Zanac [NES] and Tyrian [PC] were the two biggest shmups in my childhood, and Tyrian owed a very large debt to Zanac that they acknowledged a few different ways. One of the biggest influences, though, is that Zanac's maps are huge
, and apparently Tyrian's developers were shown Zanac by the publisher partway through development and told not to bother coming back until they could beat the standard it set.
For awhile now, I've been working on reverse-engineering how Zanac fits its data and behavior into as small a space as it does. Now that I've actually reached a point where I have at least one complete result, it's worth making the project "real" and giving it a thread here.
At the time of initial post, I've managed to reverse engineer its tile and map graphics formats enough that I can extract level maps as (50-70,000 pixel tall) PNGs. (Above: the first three or four screens of level 1)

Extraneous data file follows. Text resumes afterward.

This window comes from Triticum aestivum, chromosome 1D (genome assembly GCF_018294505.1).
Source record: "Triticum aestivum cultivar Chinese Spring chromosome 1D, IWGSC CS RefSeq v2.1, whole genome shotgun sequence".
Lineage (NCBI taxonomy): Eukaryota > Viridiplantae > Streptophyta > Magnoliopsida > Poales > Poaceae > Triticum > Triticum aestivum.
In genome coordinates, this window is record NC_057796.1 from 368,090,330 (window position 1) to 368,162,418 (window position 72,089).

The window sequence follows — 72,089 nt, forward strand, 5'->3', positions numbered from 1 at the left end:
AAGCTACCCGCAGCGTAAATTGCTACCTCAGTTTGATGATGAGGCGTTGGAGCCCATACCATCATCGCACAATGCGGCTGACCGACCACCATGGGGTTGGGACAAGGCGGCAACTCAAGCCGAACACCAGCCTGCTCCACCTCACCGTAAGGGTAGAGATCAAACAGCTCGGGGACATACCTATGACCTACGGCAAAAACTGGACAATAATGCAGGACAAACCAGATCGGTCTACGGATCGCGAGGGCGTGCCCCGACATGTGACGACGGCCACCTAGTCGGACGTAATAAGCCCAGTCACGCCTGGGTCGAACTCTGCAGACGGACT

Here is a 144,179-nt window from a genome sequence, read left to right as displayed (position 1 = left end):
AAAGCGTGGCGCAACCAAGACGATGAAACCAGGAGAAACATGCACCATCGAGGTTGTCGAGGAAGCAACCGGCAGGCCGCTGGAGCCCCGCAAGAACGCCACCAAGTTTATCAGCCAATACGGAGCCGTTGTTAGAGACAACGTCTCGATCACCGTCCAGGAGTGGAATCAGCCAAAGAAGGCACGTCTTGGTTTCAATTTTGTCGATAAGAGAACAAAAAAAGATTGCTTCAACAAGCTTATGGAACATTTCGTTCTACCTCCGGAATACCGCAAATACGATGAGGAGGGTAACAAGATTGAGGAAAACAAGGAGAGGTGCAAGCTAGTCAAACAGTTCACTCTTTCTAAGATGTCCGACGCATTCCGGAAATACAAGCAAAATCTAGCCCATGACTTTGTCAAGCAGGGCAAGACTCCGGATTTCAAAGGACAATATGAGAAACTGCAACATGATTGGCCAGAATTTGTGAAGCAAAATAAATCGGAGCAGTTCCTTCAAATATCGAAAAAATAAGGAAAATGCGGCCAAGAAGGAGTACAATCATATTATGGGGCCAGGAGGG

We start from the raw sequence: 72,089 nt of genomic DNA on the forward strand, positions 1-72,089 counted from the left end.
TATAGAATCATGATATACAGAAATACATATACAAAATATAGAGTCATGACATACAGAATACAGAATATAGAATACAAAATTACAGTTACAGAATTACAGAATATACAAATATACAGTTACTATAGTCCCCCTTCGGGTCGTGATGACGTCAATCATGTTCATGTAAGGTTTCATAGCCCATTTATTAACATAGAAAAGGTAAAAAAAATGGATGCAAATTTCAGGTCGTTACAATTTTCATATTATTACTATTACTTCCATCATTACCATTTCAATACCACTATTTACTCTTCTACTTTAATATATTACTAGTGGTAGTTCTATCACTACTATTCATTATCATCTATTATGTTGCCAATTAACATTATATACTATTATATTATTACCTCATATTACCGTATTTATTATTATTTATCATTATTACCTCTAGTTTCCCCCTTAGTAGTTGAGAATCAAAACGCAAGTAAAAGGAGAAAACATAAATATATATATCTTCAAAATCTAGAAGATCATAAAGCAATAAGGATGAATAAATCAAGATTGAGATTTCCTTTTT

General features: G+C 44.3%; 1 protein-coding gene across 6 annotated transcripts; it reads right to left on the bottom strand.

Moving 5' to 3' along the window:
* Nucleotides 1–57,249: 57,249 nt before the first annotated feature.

The immediately pending tasks are to turn my little experimental scripts into releasable map- and graphics-ripping tools, and to refine the notes that didn't make it into my graphics-hacking documents into Data Crystal tables.
Longer term, the map information also clearly influences gameplay in various ways and those caverns are still unexplored. Once that gets sorted out, map-editing tools become a real possibility.